1. NATURAL VALUES
MONITORING OF VALUES
THRESHOLDS OF SUCCESS
CONDITION OF VALUES
SUMMARY OF TRENDS AND RESULTS
Andean Bear (Tremarctos ornatus)
Variation in observed occupation: <-20%: Critical >-20%: Satisfactory Variation in observed Density: <-20%: Critical >-20%: Satisfactory
Index shows an increase in the occupation indicator (phi; Ф) between 0.79 and 1, which implies that the bear population is in a desirable state
High to very high
Yellow-eared Parrot (Pyrrhura calliptera)
Variation in observed occupation: <-20%: Critical >-20%: Satisfactory Variation in relative abundance: To be defined
Increase in sightings has been recorded; data are consistently analyzed to confirm that these sightings reflect a desirable state of the populations.
Very high / Very Good
Coverage
Variation in natural coverage: <-5%: Critical -1% to -5%: Acceptable >0%: Satisfactory
91.7% of the protected area has natural coverage and the remaining 8.3% is in different states of intervention. Taking into account landscape metrics and ecosystem functionality, 41% of the protected area (eastern sector) is in a high state of conservation (larger, continuous, and compact patches), 49% in a medium state of conservation (western sector), and 9.65% in a low state of conservation (central sector)
High to very high
2. ECOSYSTEM SERVICE VALUES
MONITORING OF VALUES
THRESHOLDS OF SUCCESS
CONDITION OF VALUES
SUMMARY OF TRENDS AND RESULTS
WATER
Currently, monitoring designs are being implemented at the main basins in order to establish the physical state of the water bodies providing the service to 13 municipalities, including the capital city. The improvement plan will address the vulnerability study in order to revise the integrity of this service, particularly in the light of climate change and interrupted connectivity.
-
It’s been made clear that the supply capacity of the PA is sufficient enough to provide for the surrounding municipalities without major shortages.
3. CULTURAL VALUES
MONITORING OF VALUES
THRESHOLDS OF SUCCESS
CONDITION OF VALUES
SUMMARY OF TRENDS AND RESULTS
Although recognized in the conservation objectives, no cultural values are specifically identified; management strategies are overarching.

Conservation Summary


EAGL statement: Based on the evidence provided, the governance and perceived benefits analysis made with actors in December 2018, the field visit undertaken in January 2019, the improvement plan that has been outlined upon the recommendations of the first decision-making meeting in April 2019 and several additional meetings made with the park staff in order to set necessary strategies to reinforce critical topics in the management instruments of the site (e.g. climate vulnerability, additional agreements with local and private actors), the EAGL agrees that the site meets the standard, and is prepared to receive the certification, considering that:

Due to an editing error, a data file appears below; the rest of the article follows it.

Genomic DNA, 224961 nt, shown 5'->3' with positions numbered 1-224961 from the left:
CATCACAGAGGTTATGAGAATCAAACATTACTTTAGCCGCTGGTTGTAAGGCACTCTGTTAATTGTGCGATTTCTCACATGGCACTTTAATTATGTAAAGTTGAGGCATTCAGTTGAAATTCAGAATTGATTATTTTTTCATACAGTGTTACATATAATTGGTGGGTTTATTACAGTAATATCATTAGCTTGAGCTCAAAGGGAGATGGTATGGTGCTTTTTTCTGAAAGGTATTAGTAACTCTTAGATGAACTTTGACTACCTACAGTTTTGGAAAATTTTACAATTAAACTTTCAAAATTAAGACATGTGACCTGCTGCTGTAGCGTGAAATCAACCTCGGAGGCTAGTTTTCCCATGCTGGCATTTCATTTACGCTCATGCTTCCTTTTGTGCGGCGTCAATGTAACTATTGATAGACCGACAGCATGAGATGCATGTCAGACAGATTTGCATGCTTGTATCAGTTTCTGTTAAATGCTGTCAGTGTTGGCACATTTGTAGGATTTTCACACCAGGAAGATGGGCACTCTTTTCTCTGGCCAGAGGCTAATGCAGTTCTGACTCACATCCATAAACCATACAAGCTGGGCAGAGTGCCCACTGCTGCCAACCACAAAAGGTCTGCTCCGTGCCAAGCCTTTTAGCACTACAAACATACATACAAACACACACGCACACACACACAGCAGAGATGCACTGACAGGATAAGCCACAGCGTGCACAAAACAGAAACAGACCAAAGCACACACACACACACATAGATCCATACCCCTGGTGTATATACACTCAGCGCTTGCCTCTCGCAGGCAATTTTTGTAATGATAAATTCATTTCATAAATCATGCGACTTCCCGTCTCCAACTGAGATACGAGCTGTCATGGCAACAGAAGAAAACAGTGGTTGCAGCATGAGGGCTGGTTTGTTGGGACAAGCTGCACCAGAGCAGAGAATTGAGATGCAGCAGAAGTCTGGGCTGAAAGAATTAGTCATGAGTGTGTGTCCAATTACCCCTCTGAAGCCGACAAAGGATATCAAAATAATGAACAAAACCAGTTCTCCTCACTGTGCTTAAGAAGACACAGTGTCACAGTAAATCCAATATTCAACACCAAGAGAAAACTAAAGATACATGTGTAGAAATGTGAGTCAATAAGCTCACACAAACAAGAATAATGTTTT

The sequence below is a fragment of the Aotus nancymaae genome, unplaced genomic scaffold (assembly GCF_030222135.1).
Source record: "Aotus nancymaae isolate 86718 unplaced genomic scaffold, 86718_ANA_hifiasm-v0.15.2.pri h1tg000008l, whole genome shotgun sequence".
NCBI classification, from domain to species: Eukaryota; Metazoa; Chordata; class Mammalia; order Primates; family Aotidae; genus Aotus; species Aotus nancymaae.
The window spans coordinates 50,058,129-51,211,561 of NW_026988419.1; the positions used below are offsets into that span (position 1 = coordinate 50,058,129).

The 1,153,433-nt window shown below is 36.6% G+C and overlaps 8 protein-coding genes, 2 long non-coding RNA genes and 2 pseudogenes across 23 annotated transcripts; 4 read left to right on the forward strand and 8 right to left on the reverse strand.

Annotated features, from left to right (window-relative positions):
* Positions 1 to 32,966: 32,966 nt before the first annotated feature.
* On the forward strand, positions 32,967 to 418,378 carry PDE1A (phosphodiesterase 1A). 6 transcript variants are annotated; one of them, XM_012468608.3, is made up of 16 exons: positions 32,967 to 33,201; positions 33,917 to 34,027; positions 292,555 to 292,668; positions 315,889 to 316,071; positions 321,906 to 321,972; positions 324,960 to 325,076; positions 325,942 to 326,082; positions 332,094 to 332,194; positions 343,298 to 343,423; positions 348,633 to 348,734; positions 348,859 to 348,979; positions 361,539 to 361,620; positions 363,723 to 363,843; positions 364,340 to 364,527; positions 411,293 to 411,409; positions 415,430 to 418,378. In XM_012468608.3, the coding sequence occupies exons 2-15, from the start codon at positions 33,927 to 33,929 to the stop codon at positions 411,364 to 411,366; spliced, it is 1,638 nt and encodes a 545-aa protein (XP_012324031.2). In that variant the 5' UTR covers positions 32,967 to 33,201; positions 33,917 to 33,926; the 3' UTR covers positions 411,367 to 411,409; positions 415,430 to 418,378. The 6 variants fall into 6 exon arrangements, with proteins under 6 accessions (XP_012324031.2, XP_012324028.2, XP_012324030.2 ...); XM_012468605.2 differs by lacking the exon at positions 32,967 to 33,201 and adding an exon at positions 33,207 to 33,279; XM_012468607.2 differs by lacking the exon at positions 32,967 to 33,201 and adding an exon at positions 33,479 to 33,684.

Component 1 The evolving land-use planning regulations in the territory around Chingaza NNP have implied new responsibilities and the need to involve new actors in the site’s management over the years. Handled with a number of agreements coming into place since its declaration, Chingaza’s Management Plan 2018-2022 reflects these historical changes and builds upon a participatory approach with community actors from the eleven municipalities of the buffer (influence) area, local and regional governmental entities, non-governmental organizations and academia, in order to effectively and equitably administrate it under the socio-ecosystemic conditions of the Chingaza territory. Although additional efforts need to be made with Bogotá regarding water management as well as with certain authorities and communities, the site performs its management strategies based on the afore-mentioned agreements, capturing the historical social, political and biological changes that enable good governance conditions within the territory.

Component 2 The Management Plan 2018-2022 has been drafted since 2012 jointly by the technical teams within National Parks, with the support of academia and NGO partners, whose contributions have made it a robust instrument guided by three conservation objectives, that value the territory’s natural and cultural capital: OC 1. To contribute to the continuity of the Andean-Orinocan ecosystems present in Chingaza NNP, by protecting species of fauna and flora habitat and the supply of ecosystem services; OC 2. To improve the ecological connectivity of the water sources of Chingaza NNP in order to maintain their provisioning, regulating and cultural services; OC 3. To contribute to the conservation of the cultural values of the municipalities under the jurisdiction of Chingaza NNP associated with the traditional knowledge. These conservation objectives are articulated with two strategic objectives and six management objectives in a Strategic Plan that shows the route and follow-up needed to achieve the proposed goals. With the existing literature and research regarding the ecosystem services of the area, particularly for beneficiaries in the capital city and other municipalities near-by, the site has the full potential to establish adequate management strategies to address latent pressures and threats such as water demand and climate change.